The noticeable exception is the substantial Malay minority who, despite being the indigenous population and still more populous than the Indians, are less well represented in government. They continue to face restrictions on practicing their culture are also economically disadvantaged (although policies are being developed to mitigate this).
But despite this imbalance, things in Singapore are a far cry from the race riots which apparently caused havoc in the slums of Singapore back in the 1960s. One possible explanation for this are the ubiquitous HDB flats, or subsidized housing projects nicknamed after the Housing and Development Board, which oversees them.
Some 85% of Singaporeans live in HDB flats (private property on the island is obscenely expensive). Although some HDBs can themselves still be quite costly, they offer what appears to be an intelligent solution to addressing the imbalance between the wealthy and the poor. For instance, although HDBs are subsidized, they do seem to be mere handouts. There are conditions attached, and there is the possibility for upward mobility if you work hard and achieve economic success. This creates positive incentives for HDB-dwellers, whereas most public housing projects tend to leave their residents to stagnate.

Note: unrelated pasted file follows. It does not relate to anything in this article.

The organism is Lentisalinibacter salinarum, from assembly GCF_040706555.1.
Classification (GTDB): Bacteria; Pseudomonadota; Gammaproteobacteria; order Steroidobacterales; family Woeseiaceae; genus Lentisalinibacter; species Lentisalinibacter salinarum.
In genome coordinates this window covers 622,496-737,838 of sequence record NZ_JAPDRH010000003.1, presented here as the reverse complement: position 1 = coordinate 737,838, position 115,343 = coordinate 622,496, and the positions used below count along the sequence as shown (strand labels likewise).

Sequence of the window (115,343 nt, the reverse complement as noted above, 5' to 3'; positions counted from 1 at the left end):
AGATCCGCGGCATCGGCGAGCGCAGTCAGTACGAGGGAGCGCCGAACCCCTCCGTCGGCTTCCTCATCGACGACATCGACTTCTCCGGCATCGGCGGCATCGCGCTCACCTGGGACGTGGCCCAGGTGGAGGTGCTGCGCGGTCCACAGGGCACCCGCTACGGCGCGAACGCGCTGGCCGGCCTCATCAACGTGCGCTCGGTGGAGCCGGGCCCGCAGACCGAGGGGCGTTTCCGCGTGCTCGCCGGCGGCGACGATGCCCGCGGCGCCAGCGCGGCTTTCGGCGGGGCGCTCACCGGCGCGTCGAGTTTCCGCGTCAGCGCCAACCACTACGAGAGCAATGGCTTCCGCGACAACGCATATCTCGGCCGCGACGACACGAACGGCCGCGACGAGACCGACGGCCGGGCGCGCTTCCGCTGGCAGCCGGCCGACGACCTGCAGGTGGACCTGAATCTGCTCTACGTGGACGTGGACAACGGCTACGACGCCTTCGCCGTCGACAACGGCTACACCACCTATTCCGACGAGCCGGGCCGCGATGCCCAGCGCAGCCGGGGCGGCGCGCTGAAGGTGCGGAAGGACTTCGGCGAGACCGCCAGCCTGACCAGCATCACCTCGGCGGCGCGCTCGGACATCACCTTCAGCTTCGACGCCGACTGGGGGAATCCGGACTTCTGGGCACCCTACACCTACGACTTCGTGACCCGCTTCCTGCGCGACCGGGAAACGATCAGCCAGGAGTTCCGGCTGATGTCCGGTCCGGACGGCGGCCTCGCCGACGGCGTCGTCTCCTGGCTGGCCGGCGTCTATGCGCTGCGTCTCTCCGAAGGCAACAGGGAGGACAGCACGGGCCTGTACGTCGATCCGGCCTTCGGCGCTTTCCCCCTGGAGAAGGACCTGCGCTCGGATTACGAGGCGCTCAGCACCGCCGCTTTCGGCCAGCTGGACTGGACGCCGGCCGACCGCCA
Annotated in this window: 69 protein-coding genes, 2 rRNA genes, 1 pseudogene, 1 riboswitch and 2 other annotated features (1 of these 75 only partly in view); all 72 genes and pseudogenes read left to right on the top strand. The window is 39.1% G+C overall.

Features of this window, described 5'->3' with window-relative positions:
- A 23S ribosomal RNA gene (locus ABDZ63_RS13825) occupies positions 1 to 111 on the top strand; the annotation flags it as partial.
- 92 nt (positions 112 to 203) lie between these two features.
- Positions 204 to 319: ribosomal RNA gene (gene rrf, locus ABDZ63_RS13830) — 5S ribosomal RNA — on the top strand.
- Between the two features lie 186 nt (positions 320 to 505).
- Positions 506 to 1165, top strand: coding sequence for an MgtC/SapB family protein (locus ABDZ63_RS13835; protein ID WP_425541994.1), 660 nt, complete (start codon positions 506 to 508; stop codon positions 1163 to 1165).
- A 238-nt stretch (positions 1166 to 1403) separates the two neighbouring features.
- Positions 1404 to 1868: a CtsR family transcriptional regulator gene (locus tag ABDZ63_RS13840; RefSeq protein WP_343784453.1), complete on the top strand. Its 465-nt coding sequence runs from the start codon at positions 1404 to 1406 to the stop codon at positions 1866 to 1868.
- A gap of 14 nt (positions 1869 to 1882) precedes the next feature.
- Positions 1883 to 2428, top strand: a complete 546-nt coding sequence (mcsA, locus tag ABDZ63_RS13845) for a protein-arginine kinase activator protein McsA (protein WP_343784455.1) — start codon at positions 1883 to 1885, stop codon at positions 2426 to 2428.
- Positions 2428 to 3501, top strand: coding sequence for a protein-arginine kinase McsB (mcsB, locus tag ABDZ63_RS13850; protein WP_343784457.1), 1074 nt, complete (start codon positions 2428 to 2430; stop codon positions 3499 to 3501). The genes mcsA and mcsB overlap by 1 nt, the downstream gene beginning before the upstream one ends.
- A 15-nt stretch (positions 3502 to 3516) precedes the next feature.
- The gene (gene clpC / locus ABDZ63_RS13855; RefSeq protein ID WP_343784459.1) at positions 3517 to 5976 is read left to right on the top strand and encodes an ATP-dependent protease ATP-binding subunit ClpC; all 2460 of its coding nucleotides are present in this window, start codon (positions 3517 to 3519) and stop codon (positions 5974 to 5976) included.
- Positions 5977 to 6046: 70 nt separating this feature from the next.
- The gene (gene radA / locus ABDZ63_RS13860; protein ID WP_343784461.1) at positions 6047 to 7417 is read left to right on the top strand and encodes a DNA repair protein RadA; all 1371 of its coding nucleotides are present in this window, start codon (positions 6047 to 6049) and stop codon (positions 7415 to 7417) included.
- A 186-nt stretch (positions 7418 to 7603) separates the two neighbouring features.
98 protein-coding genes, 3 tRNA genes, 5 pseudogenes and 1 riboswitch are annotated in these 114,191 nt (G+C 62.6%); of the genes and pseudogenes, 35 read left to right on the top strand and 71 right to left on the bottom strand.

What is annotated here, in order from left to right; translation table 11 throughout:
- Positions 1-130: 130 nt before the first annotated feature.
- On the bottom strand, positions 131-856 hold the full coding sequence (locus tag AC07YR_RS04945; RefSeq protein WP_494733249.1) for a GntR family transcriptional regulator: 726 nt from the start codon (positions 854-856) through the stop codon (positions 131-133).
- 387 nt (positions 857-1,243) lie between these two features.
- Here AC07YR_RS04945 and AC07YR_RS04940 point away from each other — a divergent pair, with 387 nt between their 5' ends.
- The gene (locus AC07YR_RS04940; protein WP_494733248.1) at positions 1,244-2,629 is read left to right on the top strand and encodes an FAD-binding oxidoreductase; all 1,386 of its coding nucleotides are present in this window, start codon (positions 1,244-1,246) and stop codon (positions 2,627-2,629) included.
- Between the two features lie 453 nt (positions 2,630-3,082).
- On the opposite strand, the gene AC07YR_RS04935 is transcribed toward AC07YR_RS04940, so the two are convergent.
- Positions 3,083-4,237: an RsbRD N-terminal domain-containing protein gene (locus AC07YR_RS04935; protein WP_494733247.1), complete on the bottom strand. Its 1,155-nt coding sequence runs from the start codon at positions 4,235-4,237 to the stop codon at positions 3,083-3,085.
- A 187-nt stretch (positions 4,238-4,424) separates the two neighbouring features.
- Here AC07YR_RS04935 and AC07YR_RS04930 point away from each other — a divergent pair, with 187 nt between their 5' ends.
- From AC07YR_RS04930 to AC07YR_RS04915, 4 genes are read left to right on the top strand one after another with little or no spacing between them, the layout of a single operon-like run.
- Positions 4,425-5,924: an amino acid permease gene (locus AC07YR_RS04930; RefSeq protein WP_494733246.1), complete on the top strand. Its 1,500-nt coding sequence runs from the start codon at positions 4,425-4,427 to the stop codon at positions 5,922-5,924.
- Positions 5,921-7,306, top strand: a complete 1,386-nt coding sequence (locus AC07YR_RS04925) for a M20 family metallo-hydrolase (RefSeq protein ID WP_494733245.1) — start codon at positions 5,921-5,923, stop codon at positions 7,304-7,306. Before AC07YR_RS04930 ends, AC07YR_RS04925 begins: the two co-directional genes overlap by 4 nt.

At least that's the theory. Whether this is true in practice, I have no idea. But the results would appear to speak for themselves. It's not for nothing that, as noted above, China has been closely watching the HDB system's progress over the years as it searches for ways to deal with the challenges caused by a huge increase in urban populations.
More importantly, my taxi driver thought the system works pretty well. That's good enough for me.
*I confess to have never heard of the Youth Olympics before; I felt slightly less stupid upon discovering that this is the very first time such an event has been held. Now ya know.